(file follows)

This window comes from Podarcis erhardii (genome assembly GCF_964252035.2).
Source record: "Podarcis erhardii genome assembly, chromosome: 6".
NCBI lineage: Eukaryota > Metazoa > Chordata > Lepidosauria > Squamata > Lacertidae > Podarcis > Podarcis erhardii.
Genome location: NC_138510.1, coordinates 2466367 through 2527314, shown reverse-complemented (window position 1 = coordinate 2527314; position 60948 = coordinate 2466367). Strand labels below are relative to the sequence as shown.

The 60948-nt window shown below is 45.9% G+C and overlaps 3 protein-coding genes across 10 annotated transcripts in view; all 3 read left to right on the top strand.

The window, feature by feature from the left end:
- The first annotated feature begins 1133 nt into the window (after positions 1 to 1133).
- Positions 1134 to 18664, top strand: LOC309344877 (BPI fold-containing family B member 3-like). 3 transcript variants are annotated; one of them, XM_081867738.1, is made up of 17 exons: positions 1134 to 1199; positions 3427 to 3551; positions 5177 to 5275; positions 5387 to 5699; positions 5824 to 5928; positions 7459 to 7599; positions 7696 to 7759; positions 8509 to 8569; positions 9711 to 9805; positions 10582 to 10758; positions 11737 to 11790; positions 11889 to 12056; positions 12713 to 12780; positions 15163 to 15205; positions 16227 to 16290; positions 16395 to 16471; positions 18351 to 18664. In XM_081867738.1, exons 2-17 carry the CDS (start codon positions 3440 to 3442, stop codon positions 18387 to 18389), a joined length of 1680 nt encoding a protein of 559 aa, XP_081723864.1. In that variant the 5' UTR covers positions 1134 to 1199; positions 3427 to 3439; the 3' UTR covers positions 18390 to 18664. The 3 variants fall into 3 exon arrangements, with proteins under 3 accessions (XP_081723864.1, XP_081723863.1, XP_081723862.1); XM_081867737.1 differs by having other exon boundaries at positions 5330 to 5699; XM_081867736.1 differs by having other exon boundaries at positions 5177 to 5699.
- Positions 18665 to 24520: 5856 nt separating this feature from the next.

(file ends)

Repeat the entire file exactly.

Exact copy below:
This window comes from Podarcis erhardii (genome assembly GCF_964252035.2).
Source record: "Podarcis erhardii genome assembly, chromosome: 6".
NCBI lineage: Eukaryota > Metazoa > Chordata > Lepidosauria > Squamata > Lacertidae > Podarcis > Podarcis erhardii.
Genome location: NC_138510.1, coordinates 2466367 through 2527314, shown reverse-complemented (window position 1 = coordinate 2527314; position 60948 = coordinate 2466367). Strand labels below are relative to the sequence as shown.

The 60948-nt window shown below is 45.9% G+C and overlaps 3 protein-coding genes across 10 annotated transcripts in view; all 3 read left to right on the top strand.

The window, feature by feature from the left end:
- The first annotated feature begins 1133 nt into the window (after positions 1 to 1133).
- Positions 1134 to 18664, top strand: LOC309344877 (BPI fold-containing family B member 3-like). 3 transcript variants are annotated; one of them, XM_081867738.1, is made up of 17 exons: positions 1134 to 1199; positions 3427 to 3551; positions 5177 to 5275; positions 5387 to 5699; positions 5824 to 5928; positions 7459 to 7599; positions 7696 to 7759; positions 8509 to 8569; positions 9711 to 9805; positions 10582 to 10758; positions 11737 to 11790; positions 11889 to 12056; positions 12713 to 12780; positions 15163 to 15205; positions 16227 to 16290; positions 16395 to 16471; positions 18351 to 18664. In XM_081867738.1, exons 2-17 carry the CDS (start codon positions 3440 to 3442, stop codon positions 18387 to 18389), a joined length of 1680 nt encoding a protein of 559 aa, XP_081723864.1. In that variant the 5' UTR covers positions 1134 to 1199; positions 3427 to 3439; the 3' UTR covers positions 18390 to 18664. The 3 variants fall into 3 exon arrangements, with proteins under 3 accessions (XP_081723864.1, XP_081723863.1, XP_081723862.1); XM_081867737.1 differs by having other exon boundaries at positions 5330 to 5699; XM_081867736.1 differs by having other exon boundaries at positions 5177 to 5699.
- Positions 18665 to 24520: 5856 nt separating this feature from the next.